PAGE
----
Allman, Ruth Coffin
by Renee Guerin Blood
Ruth Coffin Allman was born August 17, 1905, in Boston, Massachusetts. She died on September 22, 1989, in Juneau. She was a graduate of the University of Washington School of Music.
Ruth came to Alaska in the early thirties to join her aunt Grace Bishop, who had married Judge James Wickersham. Ruth taught music and art in the Juneau public schools from kindergarten to high school. She was one of the organizers of the first Southeast Alaska Music Festival in 1934. Judge Wickersham died in 1939.
In 1949, Ruth married Jack Allman, an early day newspaperman. They set up housekeeping at mining cabins in the bush. Ruth brought her sterling silver and Lenox china, and on the first day of every month the Allmans donned clean wool shirts and socks and dined at a lace covered table to celebrate another anniversary.
Ruth and Jack eventually established Tongass Lodge at Excursion Inlet. There Ruth experimented with Native berry recipes and jams and developed many of her sourdough recipes. She was made an honorary member of the Eagle Clan of the Tlingit, and given the name Kut’aan-Sa-Wu- St’aan which means “waiting for summer to come.”
Ruth nursed Jack in the Wickersham residence until his death from cancer in 1953. She again became a caregiver in the 1960s when Mrs. Wickersham was terminally ill. It was then Ruth had to face losing the Wickersham House and breaking up the judge’s collection, or finding a way to pay Grace’s hospital bills and hold on to what she knew was an important part of Alaska’s history.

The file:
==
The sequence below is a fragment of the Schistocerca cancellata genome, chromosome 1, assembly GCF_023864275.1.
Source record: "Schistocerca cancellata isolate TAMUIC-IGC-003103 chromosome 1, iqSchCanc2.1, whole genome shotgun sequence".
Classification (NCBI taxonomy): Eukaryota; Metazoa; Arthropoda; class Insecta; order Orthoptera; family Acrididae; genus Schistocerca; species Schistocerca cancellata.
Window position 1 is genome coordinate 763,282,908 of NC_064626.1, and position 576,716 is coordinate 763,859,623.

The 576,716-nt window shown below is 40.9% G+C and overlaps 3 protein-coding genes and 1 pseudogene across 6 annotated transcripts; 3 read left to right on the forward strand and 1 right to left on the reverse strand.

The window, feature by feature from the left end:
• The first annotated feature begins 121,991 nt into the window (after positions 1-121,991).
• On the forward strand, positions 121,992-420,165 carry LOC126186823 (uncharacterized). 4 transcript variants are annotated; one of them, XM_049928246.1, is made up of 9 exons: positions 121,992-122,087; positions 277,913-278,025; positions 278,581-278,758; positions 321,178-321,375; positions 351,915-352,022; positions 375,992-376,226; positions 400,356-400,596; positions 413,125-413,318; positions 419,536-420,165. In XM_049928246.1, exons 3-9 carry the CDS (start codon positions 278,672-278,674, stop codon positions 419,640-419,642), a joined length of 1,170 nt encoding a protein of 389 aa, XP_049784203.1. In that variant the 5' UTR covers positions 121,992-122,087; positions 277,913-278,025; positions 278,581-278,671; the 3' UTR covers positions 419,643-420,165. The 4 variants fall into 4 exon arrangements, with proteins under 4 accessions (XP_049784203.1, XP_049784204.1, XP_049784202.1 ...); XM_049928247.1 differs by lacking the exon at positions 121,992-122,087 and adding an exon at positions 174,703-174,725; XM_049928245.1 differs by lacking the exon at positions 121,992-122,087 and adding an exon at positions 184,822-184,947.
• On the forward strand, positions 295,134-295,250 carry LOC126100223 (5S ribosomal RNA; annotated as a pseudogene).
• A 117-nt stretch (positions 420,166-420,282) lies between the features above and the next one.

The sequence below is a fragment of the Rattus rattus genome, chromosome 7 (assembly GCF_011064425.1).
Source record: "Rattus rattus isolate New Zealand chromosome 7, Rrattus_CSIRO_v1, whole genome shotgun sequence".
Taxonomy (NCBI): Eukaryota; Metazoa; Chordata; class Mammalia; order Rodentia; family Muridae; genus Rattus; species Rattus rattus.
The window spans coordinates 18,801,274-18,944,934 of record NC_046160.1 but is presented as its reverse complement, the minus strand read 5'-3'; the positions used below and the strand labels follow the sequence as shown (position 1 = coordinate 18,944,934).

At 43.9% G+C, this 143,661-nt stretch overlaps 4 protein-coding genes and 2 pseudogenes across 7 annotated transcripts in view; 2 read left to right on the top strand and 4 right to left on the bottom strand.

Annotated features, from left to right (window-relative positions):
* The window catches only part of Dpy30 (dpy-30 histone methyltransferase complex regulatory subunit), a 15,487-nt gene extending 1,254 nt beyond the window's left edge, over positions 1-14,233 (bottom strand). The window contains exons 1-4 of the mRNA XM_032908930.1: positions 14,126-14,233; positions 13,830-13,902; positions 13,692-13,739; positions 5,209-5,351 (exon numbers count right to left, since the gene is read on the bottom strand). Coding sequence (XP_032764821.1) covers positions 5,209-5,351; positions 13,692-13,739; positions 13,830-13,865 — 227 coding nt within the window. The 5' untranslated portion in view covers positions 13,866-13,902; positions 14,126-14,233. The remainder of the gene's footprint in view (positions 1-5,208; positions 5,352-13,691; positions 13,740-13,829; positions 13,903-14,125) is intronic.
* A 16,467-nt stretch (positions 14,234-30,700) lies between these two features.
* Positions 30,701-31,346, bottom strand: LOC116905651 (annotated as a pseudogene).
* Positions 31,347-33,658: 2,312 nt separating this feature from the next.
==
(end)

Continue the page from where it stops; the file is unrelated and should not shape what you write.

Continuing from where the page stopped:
Out of this dilemma, the House of Wickersham as an historical site was born. She opened the house to paying visitors, set the dining room table with linen and fine china, and served coffee from a family silver service. Ruth made her famous “flaming sourdoughs” from her own starter. For two hours guests were transported in elegance back to a more colorful time as Ruth entertained them with stories of her uncle. Since the judge was active in the early foundation of Alaska’s law and education, Ruth’s story telling amounted to an oral history of the state.
Ruth enthusiastically shared this living history with thousands of visitors for over 25 years. In so doing, she preserved Judge Wickersham’s memorabilia, the largest and finest collection of Alaskana, historical books, diaries and documents as well as early artifacts and treasures dating back to Russian-American days.
In 1961, Ruth was named Juneau’s Woman of the Year. The U.S. Coast Guard gave her their special award for “outstanding unselfish voluntary commitment.” They also made her an official Coast Guard Mother, which pleased her enormously.
In 1976, Ruth wrote the book “Alaska Sourdough, the Real Stuff by a Real Alaskan.” It is a marvel of recipes and anecdotes, lovingly handwritten and illustrated by Ruth herself, and is still one of the top selling Alaska books.
In 1984, the State bought the House of Wickersham, making it Alaska’s first historical home. Today the Wickersham Society is the custodian of Ruth Allman’s legacy.